Beltverb

To hit a pitched ball a long distance, usually for a home run.

‘He belted that pitch over the grandstand.’;

Whipverb

To bind the end of a rope with twine or other small stuff to prevent its unlaying: fraying or unravelling.

Beltverb

(intransitive) To move very fast

‘He was really belting along.’;

Whipverb

To hoist or purchase by means of a whip.

Beltnoun

That which engirdles a person or thing; a band or girdle; as, a lady's belt; a sword belt.

‘The shining belt with gold inlaid.’;

Whipverb

To sew lightly; specifically, to form (a fabric) into gathers by loosely overcasting the rolled edge and drawing up the thread.

‘to whip a ruffle’;

Beltnoun

That which restrains or confines as a girdle.

‘He cannot buckle his distempered causeWithin the belt of rule.’;

Whipverb

(transitive) To throw or kick an object at a high velocity.

Beltnoun

Anything that resembles a belt, or that encircles or crosses like a belt; a strip or stripe; as, a belt of trees; a belt of sand.

Whipverb

(transitive) To fish a body of water especially by making repeated casts.

Beltnoun

Same as Band, n., 2. A very broad band is more properly termed a belt.

Whipverb

(intransitive) To snap back and forth like a whip.

Beltnoun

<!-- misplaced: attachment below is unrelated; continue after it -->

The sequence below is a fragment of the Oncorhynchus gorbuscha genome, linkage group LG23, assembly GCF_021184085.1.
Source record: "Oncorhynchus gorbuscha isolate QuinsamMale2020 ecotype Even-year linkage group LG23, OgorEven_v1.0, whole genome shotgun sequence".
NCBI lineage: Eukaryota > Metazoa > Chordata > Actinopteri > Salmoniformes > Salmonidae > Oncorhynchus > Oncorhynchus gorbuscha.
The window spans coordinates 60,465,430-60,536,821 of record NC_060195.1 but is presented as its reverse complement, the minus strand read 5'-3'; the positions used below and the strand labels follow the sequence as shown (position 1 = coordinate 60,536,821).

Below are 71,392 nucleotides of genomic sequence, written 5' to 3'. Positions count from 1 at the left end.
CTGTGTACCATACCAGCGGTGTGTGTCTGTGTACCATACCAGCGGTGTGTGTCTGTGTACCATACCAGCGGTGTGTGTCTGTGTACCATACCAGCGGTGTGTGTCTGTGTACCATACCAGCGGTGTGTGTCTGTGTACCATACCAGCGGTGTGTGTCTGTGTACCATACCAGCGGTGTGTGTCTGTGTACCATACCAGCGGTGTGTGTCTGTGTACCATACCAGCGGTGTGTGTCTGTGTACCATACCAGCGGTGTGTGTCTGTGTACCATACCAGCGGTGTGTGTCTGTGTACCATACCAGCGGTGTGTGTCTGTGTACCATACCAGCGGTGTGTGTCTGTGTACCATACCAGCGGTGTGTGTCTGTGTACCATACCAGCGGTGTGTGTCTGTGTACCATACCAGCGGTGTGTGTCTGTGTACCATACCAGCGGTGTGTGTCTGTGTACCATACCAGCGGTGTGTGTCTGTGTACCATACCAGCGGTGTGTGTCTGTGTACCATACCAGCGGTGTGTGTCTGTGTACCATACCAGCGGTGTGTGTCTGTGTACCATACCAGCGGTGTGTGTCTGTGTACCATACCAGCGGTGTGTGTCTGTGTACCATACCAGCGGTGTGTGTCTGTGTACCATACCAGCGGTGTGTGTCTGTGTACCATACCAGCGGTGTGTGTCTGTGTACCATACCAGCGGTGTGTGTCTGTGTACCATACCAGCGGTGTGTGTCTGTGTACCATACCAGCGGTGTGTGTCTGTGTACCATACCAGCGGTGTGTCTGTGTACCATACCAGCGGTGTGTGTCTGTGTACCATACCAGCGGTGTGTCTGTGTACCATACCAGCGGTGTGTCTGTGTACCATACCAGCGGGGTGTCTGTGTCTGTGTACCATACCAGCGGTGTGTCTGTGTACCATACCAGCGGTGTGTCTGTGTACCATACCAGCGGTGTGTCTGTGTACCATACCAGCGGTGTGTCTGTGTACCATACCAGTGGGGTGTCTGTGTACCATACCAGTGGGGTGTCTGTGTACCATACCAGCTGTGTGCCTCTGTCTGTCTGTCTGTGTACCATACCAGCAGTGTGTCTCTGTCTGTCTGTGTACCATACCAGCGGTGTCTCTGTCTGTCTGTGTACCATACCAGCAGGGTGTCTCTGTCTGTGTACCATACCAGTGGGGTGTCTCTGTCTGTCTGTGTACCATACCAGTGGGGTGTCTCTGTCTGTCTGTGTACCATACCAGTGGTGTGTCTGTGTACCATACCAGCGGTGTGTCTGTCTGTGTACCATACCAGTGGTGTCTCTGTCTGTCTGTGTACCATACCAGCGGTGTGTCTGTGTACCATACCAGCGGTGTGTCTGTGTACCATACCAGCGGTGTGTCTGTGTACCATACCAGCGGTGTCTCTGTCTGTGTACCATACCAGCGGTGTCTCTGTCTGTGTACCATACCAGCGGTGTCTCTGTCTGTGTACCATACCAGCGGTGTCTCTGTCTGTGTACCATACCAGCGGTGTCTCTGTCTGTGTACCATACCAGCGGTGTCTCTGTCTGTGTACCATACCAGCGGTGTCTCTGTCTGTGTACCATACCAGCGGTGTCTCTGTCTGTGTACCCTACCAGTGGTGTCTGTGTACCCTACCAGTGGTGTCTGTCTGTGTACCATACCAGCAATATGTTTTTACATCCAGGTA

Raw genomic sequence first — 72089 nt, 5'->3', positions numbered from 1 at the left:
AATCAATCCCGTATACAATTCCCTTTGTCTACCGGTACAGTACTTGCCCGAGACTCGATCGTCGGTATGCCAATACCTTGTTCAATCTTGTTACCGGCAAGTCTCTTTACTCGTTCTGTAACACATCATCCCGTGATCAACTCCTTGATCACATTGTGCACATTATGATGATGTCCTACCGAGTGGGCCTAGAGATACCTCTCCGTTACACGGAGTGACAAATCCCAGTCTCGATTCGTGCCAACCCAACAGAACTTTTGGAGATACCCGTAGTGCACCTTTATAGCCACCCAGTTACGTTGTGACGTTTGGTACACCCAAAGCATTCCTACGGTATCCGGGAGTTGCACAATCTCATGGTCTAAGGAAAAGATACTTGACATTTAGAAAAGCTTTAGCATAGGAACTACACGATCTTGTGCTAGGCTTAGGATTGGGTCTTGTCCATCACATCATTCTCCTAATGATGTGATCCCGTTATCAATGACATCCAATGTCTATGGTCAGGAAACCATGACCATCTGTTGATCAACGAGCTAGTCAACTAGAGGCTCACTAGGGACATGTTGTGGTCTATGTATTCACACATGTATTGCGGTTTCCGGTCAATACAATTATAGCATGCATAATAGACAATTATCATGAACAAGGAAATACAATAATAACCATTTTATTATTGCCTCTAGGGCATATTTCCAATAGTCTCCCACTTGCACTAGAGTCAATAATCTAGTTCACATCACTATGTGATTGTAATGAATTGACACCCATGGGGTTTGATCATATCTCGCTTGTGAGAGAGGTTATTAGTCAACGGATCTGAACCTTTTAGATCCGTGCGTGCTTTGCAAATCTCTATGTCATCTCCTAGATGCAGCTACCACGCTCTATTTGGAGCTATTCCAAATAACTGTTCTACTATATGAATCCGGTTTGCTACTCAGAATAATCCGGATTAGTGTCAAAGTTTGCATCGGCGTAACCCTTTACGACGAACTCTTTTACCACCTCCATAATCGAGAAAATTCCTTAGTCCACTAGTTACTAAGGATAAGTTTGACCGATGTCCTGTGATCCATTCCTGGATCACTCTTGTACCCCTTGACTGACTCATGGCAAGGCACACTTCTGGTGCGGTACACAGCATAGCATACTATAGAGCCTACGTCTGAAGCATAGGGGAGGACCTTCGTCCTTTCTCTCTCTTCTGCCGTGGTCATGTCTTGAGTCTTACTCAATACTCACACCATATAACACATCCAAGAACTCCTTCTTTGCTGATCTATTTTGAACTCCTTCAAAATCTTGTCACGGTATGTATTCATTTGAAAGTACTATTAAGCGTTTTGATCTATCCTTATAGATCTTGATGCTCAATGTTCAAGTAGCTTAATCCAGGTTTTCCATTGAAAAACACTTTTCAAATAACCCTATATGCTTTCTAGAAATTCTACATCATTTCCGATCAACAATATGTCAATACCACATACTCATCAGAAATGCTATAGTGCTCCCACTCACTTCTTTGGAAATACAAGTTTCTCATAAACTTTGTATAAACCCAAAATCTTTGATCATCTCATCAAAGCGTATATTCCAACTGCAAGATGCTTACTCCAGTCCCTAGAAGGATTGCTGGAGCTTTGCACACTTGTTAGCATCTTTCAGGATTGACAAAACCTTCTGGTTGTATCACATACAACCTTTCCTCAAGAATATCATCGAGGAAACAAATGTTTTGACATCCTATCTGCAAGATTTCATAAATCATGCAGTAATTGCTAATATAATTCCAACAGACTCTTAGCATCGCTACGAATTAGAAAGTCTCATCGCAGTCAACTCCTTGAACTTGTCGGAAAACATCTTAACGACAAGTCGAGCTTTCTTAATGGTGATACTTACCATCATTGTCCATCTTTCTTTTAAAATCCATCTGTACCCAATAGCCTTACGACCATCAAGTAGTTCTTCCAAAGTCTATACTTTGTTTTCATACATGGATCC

One of certain girdles or zones on the surface of the planets Jupiter and Saturn, supposed to be of the nature of clouds.

Whipverb

(intransitive) To move very fast.

Beltnoun

A narrow passage or strait; as, the Great Belt and the Lesser Belt, leading to the Baltic Sea.

Whipverb

(transitive) To move (something) very fast; often with up, out, etc.

Beltnoun

A token or badge of knightly rank.

Whipverb

To transfer momentum from one skater to another.

Beltnoun

A band of leather, or other flexible substance, passing around two wheels, and communicating motion from one to the other.

Whipverb

(figurative) To lash with sarcasm, abuse, etc.

Beltnoun

A band or stripe, as of color, round any organ; or any circular ridge or series of ridges.

Whipverb

To thrash; to beat out, as grain, by striking.

‘to whip wheat’;

Beltverb

To encircle with, or as with, a belt; to encompass; to surround.

‘A coarse black robe belted round the waist.’; ‘They belt him round with hearts undaunted.’;

Whipverb

To strike with a lash, a cord, a rod, or anything slender and lithe; to lash; to beat; as, to whip a horse, or a carpet.

Beltverb

To shear, as the buttocks and tails of sheep.

Whipverb